McQueen’s references to nature were a career constant and his botanical and zoological interests were wide ranging. Water, with its danger, force and abundant life, often served as a touchstone for McQueen.
Models in his La Poupée collection (Spring/Summer 1997) splashed through a watery catwalk. In his last fully realised collection, Plato’s Atlantis (Spring/Summer 2010), humans had adapted to survive in a futuristic underwater world by reverting to an amphibian state.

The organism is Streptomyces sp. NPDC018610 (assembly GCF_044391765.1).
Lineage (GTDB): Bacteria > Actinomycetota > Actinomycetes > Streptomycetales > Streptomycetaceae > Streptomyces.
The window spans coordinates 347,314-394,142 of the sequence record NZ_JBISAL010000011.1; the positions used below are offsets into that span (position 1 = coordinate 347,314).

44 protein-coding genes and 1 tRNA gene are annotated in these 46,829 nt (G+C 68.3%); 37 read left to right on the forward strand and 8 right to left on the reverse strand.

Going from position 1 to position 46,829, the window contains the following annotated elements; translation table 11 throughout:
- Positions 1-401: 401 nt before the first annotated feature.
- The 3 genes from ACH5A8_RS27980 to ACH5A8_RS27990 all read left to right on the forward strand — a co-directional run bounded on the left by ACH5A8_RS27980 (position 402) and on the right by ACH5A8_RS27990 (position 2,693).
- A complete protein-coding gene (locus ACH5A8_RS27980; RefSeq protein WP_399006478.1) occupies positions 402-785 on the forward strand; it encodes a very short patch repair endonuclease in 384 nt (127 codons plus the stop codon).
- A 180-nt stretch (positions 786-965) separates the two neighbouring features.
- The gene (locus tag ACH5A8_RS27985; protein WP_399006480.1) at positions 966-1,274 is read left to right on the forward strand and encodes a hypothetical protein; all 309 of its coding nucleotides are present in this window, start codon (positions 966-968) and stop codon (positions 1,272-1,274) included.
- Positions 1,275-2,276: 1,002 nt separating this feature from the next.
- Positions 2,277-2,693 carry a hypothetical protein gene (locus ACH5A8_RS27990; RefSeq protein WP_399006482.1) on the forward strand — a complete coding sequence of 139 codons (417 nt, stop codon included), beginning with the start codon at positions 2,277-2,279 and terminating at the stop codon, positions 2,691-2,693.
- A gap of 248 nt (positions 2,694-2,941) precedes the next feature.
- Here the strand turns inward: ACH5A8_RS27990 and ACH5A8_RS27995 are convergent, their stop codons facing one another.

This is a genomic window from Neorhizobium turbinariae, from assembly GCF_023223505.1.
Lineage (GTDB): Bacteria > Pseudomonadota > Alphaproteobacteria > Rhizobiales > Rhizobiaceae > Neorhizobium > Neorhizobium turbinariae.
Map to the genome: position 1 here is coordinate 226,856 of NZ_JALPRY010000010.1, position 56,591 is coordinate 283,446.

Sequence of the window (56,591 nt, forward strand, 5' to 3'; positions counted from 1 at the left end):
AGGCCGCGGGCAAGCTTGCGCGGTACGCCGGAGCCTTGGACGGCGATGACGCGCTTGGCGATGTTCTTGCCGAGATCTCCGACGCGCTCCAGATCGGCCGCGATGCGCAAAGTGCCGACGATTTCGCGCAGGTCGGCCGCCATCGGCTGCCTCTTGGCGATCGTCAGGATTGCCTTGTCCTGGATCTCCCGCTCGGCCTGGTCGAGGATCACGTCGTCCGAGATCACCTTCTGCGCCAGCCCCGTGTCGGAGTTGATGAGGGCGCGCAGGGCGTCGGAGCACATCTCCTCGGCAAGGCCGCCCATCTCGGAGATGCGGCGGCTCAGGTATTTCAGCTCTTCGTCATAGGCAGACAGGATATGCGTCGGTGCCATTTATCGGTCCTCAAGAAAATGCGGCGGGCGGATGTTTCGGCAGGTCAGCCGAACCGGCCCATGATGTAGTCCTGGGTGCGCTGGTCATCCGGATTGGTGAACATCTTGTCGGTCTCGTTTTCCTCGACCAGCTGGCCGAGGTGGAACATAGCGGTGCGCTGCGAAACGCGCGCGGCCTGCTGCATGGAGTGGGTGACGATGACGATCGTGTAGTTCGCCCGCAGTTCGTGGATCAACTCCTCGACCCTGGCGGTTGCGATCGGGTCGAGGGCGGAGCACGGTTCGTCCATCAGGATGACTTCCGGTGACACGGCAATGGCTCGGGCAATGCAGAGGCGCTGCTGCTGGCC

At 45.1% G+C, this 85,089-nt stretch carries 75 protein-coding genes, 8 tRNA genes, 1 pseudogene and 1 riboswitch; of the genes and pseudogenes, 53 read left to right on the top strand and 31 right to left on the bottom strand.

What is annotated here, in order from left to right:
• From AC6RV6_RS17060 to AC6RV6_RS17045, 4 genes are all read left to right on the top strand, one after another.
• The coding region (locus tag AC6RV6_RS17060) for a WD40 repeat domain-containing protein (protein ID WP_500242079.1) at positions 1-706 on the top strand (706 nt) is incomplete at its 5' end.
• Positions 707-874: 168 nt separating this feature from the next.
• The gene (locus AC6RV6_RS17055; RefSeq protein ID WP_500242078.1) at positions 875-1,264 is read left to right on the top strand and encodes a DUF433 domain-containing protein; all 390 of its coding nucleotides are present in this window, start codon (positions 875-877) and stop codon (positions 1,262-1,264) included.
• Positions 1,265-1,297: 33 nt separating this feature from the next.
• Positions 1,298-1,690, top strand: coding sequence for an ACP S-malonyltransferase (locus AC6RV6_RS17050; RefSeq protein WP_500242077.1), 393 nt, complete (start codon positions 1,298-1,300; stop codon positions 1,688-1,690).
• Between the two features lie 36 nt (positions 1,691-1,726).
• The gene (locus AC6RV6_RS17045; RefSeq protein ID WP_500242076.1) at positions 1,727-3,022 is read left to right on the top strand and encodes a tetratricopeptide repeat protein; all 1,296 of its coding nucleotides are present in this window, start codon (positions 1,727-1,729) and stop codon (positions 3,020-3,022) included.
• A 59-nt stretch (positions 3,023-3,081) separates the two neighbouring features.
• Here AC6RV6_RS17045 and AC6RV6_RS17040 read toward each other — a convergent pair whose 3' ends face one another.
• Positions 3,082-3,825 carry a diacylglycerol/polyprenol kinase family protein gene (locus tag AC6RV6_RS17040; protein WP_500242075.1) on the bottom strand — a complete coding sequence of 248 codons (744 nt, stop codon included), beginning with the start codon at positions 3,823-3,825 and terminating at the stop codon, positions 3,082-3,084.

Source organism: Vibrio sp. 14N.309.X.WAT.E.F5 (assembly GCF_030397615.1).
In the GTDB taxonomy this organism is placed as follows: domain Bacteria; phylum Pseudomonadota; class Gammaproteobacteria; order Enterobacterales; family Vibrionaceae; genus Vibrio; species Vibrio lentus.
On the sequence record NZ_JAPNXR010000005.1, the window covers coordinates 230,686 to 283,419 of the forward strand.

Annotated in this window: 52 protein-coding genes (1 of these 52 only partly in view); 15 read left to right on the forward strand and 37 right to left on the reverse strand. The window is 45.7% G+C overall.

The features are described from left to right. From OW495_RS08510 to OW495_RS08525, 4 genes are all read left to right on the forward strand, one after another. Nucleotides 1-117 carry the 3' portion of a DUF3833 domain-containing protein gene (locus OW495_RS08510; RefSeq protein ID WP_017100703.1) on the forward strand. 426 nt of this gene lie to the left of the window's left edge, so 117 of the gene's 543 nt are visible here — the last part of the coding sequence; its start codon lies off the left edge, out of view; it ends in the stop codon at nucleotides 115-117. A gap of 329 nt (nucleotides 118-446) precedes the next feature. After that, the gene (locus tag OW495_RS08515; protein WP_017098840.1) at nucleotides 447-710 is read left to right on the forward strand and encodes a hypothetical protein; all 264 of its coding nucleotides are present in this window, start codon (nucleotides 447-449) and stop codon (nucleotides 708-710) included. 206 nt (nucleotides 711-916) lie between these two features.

A scuba diver who installed tanks of exotic fish in his home and studio, McQueen was fascinated by the marine life teeming within the ocean’s depths. These preoccupations often translated into clothing made from unconventional materials. McQueen’s Voss collection of Spring/Summer 2001 featured garments crafted out of mussel, razor clam and oyster shells sourced from a beach in Norfolk and Billingsgate Fish Market. In McQueen’s hands these relics of the sea cocoon the body in shoal-like forms. Model Erin O’Connor recalled cutting herself while wearing the razor clam dress on the catwalk for Voss. At the same time, she also referenced the performative and transformative power of McQueen’s clothing. In an interview with fashion historian Caroline Evans, O’Connor said, ‘The unanimous explanation among all the models who worked with him was that he actually gave you freedom of expression’.